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Netscape Logs Off

Today is the last day of the rest of Netscape's life. AOL, which bought the browser when it purchased Netscape Communications Corp. in 1998, is ending all support for it tomorrow. It will stop issuing updates and bug fixes and instead is pointing Netscape users to two newer browsers, Firefox and Flock.

AOL first announced the expiration of Netscape at the end of December, then gave users a one-month reprieve. In making this decision, the company was succumbing to the inevitable: Its erratic stewardship of Netscape had destroyed this browser's value long ago. The ugly, awkward and unreliable Netscape releases of the last few years had little to do with the
sleek program that captivated users beginning 1994.

Netscape was not the first browser I used--that honor went to NCSA Mosaic--but it was the second. And in spite of its frequent system crashes, it remained my primary Web software for years after that until its increasing bloat drove me to Internet Explorer (remember when that was the fast, modern alternative? How times have changed...).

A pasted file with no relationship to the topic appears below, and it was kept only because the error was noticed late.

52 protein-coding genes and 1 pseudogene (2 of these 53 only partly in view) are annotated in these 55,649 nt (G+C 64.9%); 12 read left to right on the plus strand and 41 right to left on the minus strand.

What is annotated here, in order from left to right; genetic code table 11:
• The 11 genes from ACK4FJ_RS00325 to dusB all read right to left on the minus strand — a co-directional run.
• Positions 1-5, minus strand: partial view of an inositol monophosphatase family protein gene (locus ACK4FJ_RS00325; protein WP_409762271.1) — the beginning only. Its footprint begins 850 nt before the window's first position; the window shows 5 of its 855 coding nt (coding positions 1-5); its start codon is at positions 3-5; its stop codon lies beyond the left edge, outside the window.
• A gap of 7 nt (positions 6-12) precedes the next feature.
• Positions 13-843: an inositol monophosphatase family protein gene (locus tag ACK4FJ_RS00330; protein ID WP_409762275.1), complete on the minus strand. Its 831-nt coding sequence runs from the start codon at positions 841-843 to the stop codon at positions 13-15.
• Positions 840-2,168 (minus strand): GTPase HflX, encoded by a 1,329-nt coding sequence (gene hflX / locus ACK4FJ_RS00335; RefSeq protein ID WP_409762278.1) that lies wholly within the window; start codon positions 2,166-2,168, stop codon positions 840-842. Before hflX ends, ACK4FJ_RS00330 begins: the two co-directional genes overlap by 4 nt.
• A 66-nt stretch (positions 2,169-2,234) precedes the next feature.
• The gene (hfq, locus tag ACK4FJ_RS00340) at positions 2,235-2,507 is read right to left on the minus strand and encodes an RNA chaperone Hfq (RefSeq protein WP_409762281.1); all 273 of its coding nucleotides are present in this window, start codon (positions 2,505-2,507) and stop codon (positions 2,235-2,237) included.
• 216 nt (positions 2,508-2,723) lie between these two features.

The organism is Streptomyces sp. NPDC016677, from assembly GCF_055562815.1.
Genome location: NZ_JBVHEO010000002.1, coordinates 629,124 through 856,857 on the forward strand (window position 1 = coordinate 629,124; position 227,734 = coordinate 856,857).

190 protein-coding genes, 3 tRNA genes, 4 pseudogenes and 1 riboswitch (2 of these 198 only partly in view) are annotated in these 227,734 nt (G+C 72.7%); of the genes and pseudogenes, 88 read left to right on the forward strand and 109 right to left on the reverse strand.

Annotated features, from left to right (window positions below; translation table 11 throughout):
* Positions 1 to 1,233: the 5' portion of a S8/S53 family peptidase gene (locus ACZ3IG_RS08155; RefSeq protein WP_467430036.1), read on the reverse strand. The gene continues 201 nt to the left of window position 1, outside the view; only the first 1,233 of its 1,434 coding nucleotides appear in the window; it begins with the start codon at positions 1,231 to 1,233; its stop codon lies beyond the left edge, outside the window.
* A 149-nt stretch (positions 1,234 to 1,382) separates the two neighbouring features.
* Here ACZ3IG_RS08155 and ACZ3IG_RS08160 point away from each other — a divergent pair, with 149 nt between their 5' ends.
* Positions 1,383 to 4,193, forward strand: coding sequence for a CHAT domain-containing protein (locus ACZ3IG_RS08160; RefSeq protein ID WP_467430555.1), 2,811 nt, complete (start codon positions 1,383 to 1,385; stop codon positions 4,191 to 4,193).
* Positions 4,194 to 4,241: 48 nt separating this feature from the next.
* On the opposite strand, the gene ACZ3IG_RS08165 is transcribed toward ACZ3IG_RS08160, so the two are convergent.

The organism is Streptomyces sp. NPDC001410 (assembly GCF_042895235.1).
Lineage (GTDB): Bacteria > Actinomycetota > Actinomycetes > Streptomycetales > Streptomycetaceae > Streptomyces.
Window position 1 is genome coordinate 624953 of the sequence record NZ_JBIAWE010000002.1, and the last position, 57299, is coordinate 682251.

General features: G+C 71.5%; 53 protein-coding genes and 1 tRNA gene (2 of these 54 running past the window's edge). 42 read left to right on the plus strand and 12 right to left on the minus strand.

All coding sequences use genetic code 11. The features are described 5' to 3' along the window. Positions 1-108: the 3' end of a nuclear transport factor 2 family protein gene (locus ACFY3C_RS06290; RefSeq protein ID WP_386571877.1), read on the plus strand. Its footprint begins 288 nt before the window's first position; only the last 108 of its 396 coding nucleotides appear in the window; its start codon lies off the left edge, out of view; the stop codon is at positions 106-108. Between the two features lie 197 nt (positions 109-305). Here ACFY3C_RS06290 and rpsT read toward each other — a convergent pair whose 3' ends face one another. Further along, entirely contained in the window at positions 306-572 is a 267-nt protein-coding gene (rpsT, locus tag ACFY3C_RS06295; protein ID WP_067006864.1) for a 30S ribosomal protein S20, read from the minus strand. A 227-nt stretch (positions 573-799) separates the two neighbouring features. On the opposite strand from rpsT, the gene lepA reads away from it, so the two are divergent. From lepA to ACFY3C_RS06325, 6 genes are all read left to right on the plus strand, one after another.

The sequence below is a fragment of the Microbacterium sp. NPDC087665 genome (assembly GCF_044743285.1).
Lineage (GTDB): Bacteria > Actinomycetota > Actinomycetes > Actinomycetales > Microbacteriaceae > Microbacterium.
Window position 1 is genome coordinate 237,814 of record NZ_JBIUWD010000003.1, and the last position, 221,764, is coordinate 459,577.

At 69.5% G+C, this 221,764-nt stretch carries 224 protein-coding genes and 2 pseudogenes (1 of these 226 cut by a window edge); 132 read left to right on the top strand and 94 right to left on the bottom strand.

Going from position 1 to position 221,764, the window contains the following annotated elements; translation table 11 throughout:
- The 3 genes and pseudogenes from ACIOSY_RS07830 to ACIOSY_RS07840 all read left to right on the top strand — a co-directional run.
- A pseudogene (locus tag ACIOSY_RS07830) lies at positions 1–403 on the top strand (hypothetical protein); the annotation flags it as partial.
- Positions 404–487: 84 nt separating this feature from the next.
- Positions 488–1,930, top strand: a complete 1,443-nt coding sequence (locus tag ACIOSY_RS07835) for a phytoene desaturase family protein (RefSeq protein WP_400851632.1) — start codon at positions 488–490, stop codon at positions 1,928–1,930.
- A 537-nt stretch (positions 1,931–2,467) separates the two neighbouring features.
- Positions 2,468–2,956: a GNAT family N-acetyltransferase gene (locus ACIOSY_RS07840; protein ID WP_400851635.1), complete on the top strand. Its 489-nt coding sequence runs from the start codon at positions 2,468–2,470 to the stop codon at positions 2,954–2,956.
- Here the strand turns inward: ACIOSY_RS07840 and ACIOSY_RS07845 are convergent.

Now it's all over for Netscape. This browser's market share has shriveled to barely six-tenths of a percent, and I hope that number drops to zero quickly--using a browser that no longer gets any security updates risks a drive-by hacking of your computer by hostile Web sites.

Of the two browsers AOL suggests as a replacement, I would go with Firefox. Although both it and Flock are based on the same source code as Netscape itself, Firefox is simpler overall, without Flock's added social-networking features. (Netscape's decision to publish its source code and welcome the contributions of outside programmers in early 1998 allowed its work to live on outside of AOL's mismanagement.) But either of these two programs would be a major improvement over what Netscape has become.

Please, share your memories of the departed browser in the comments.

By Rob Pegoraro  |  February 29, 2008; 11:19 AM ET
Categories:  The Web  
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